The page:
Antibiotic Resistance from Animal Agriculture: Foodborne Illness and Medical Care

The Physicians Committee

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Antibiotic Resistance from Animal Agriculture: Foodborne Illness and Medical Care

A Report from the Physicians Committee for Responsible Medicine
September 2011

In spring 2011, a massive Escherichia coli outbreak spread across 16 European countries, leading to roughly 3,000 diagnosed cases and many more undiagnosed. The bacterial strain responsible for the outbreak was resistant to several common classes of antibiotics, leaving few treatment options for those affected.

E. coli can cause severe digestive symptoms, including stomach cramps, bloody diarrhea, and vomiting. Some strains can lead to hemolytic uremic syndrome, a type of potentially fatal kidney failure. In the 2011 European outbreak, 852 people developed hemolytic uremic syndrome in Germany alone, and 32 died. Within a month, this deadly strain reached the United States, where it sickened six people and killed one.1 

This is not an isolated case. Foodborne infections are common, and many of the implicated bacterial strains show resistance to commonly prescribed antibiotics. About 70 percent of bacterial infections in humans are resistant to at least one antibiotic,2 posing serious challenges to treating foodborne infection outbreaks. One-third of victims required hospitalization in spring and summer of 2011, when multidrug resistant Salmonella Heidelberg infections spread to 31 states through ground turkey. At least 111 people were sickened and one killed before the 36 million pounds of contaminated product could be recalled from grocery stores and households in the United States.3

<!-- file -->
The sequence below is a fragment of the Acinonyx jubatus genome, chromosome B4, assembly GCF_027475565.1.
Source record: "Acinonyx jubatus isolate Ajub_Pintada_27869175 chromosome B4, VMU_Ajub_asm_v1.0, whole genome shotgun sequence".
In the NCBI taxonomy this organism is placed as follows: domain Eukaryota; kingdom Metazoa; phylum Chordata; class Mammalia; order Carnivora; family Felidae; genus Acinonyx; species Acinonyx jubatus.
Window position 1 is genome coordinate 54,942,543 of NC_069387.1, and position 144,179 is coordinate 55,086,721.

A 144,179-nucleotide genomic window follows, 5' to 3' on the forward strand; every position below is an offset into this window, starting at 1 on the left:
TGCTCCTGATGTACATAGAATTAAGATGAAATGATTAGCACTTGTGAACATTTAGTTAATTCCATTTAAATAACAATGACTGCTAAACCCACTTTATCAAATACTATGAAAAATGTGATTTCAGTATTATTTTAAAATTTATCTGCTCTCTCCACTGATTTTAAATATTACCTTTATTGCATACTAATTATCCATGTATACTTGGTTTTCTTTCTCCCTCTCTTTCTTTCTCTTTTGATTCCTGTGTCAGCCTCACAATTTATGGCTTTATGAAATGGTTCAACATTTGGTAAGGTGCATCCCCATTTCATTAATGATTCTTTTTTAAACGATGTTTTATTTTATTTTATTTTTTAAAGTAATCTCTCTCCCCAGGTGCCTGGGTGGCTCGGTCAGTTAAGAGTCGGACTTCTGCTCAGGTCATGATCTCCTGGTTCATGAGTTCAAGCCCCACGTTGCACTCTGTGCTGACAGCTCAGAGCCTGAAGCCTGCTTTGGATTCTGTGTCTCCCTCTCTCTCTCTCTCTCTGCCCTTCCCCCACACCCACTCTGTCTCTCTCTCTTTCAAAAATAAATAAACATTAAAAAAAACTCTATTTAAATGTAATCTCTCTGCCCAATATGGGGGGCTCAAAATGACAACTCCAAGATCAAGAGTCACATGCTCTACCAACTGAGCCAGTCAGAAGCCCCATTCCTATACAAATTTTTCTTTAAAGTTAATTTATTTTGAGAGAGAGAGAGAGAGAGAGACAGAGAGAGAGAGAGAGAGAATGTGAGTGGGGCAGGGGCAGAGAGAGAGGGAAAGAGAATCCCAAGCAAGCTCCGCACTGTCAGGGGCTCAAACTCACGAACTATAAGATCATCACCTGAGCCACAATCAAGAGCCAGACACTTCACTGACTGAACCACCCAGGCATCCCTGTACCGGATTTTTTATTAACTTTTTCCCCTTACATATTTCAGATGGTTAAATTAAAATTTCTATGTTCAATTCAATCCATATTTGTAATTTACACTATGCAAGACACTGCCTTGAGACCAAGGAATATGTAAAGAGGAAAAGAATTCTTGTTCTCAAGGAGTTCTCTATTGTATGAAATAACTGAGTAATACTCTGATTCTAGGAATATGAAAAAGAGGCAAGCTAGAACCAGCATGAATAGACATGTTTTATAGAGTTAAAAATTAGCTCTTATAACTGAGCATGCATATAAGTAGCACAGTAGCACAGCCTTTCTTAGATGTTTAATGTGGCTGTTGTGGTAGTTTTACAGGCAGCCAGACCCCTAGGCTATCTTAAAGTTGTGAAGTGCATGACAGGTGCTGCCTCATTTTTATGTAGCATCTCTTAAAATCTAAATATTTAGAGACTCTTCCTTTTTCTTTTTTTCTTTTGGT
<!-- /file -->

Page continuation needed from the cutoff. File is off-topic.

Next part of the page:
The growing public health threat of antibiotic resistance is almost entirely attributed to antimicrobial use in animal agriculture.

Antibiotic Use on Farms

Animals raised for meat and dairy products are routinely treated with antibiotics to promote growth and reduce the risk of illnesses that would otherwise be common in crowded living conditions. Currently, 80 percent of antibiotics used in the United States are administered to animals on farms.4

According to a summary report from the U.S. Food and Drug Administration (FDA), more than 50 varieties of antimicrobials belonging to some 20 chemical classes have been approved for use on farms.5 The most commonly used and aggressively marketed drugs include aminoglycosides, cephalosporins, ionophores, lincosamides, macrolides, penicillins, sulfas, and tetracyclines. The antimicrobials are often added to the feed and drinking water of dairy cows and egg-laying hens, as well as meat-producing chickens, cows, pigs, turkeys, and even fish.

Widespread use of antibiotics can give rise to resistant bacteria, which may or may not cause disease in the animals. Through contact with farm workers and contaminated waste runoff, resistant bacteria can spread to humans and to other animals. Bacteria can also transfer resistance traits to other strains and classes of bacteria.

In June 2010, FDA issued a voluntary guidance to farmers, calling the resistant-bacteria problem a “public health issue of some urgency.”4